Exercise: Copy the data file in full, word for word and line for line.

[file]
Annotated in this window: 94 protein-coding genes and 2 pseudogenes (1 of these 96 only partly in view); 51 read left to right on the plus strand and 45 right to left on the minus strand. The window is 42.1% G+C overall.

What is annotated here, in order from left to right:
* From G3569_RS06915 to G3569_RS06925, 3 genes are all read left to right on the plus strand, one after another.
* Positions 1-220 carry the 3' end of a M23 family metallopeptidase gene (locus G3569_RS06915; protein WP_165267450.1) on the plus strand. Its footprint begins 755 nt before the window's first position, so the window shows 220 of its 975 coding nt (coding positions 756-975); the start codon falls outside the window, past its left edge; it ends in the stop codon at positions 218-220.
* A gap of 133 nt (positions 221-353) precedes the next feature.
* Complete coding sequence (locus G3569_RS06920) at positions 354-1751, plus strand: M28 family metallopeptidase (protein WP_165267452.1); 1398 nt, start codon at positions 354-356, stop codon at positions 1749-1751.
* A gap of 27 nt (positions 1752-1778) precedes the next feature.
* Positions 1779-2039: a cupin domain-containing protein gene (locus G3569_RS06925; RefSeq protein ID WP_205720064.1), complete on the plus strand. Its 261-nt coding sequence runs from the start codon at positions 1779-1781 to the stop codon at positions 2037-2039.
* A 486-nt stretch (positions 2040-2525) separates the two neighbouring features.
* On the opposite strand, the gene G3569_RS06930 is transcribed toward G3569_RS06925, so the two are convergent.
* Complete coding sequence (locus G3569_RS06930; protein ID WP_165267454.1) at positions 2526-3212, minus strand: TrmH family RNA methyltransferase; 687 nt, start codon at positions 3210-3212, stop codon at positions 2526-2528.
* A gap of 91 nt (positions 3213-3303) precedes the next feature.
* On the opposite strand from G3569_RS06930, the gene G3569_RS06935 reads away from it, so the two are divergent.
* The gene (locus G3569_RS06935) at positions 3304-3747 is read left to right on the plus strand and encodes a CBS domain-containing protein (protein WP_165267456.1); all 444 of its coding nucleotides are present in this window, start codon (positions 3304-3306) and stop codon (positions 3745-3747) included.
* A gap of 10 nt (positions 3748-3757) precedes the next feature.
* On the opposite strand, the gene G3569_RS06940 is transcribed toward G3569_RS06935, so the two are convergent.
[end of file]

Annotated in this window: 94 protein-coding genes and 2 pseudogenes (1 of these 96 only partly in view); 51 read left to right on the plus strand and 45 right to left on the minus strand. The window is 42.1% G+C overall.

What is annotated here, in order from left to right:
* From G3569_RS06915 to G3569_RS06925, 3 genes are all read left to right on the plus strand, one after another.
* Positions 1-220 carry the 3' end of a M23 family metallopeptidase gene (locus G3569_RS06915; protein WP_165267450.1) on the plus strand. Its footprint begins 755 nt before the window's first position, so the window shows 220 of its 975 coding nt (coding positions 756-975); the start codon falls outside the window, past its left edge; it ends in the stop codon at positions 218-220.
* A gap of 133 nt (positions 221-353) precedes the next feature.
* Complete coding sequence (locus G3569_RS06920) at positions 354-1751, plus strand: M28 family metallopeptidase (protein WP_165267452.1); 1398 nt, start codon at positions 354-356, stop codon at positions 1749-1751.
* A gap of 27 nt (positions 1752-1778) precedes the next feature.
* Positions 1779-2039: a cupin domain-containing protein gene (locus G3569_RS06925; RefSeq protein ID WP_205720064.1), complete on the plus strand. Its 261-nt coding sequence runs from the start codon at positions 1779-1781 to the stop codon at positions 2037-2039.
* A 486-nt stretch (positions 2040-2525) separates the two neighbouring features.
* On the opposite strand, the gene G3569_RS06930 is transcribed toward G3569_RS06925, so the two are convergent.
* Complete coding sequence (locus G3569_RS06930; protein ID WP_165267454.1) at positions 2526-3212, minus strand: TrmH family RNA methyltransferase; 687 nt, start codon at positions 3210-3212, stop codon at positions 2526-2528.
* A gap of 91 nt (positions 3213-3303) precedes the next feature.
* On the opposite strand from G3569_RS06930, the gene G3569_RS06935 reads away from it, so the two are divergent.
* The gene (locus G3569_RS06935) at positions 3304-3747 is read left to right on the plus strand and encodes a CBS domain-containing protein (protein WP_165267456.1); all 444 of its coding nucleotides are present in this window, start codon (positions 3304-3306) and stop codon (positions 3745-3747) included.
* A gap of 10 nt (positions 3748-3757) precedes the next feature.
* On the opposite strand, the gene G3569_RS06940 is transcribed toward G3569_RS06935, so the two are convergent.